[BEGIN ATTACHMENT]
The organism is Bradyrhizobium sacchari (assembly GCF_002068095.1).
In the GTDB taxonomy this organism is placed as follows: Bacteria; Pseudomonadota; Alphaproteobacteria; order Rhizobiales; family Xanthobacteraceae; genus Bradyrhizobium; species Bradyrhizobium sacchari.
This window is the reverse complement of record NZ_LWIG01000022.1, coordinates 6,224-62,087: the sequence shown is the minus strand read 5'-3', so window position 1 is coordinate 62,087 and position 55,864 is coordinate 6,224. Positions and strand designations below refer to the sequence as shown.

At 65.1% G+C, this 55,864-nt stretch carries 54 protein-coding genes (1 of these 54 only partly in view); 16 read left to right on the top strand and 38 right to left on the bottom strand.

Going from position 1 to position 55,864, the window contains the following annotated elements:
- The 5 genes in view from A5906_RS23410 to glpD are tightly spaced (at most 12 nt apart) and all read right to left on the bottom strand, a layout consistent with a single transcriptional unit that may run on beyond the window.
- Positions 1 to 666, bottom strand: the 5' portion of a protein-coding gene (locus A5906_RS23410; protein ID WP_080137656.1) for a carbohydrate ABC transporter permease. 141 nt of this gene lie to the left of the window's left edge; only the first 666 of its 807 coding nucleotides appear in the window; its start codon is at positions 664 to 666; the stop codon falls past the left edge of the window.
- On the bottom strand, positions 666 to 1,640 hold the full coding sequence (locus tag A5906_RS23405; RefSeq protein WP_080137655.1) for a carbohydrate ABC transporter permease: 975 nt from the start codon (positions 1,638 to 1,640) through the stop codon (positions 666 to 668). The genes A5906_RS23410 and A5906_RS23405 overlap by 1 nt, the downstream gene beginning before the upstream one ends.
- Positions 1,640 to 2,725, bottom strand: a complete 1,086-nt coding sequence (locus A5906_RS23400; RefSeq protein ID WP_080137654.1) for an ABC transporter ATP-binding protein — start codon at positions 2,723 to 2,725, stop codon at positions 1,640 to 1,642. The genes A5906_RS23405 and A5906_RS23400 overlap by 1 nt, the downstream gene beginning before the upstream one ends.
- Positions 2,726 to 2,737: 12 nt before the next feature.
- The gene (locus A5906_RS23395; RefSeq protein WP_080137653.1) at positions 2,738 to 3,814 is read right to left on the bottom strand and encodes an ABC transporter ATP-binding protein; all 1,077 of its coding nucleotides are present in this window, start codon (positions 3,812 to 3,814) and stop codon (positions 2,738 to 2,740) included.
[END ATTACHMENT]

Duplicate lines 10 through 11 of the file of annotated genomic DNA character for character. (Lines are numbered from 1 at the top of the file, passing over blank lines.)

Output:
- Positions 2,726 to 2,737: 12 nt before the next feature.
- The gene (locus A5906_RS23395; RefSeq protein WP_080137653.1) at positions 2,738 to 3,814 is read right to left on the bottom strand and encodes an ABC transporter ATP-binding protein; all 1,077 of its coding nucleotides are present in this window, start codon (positions 3,812 to 3,814) and stop codon (positions 2,738 to 2,740) included.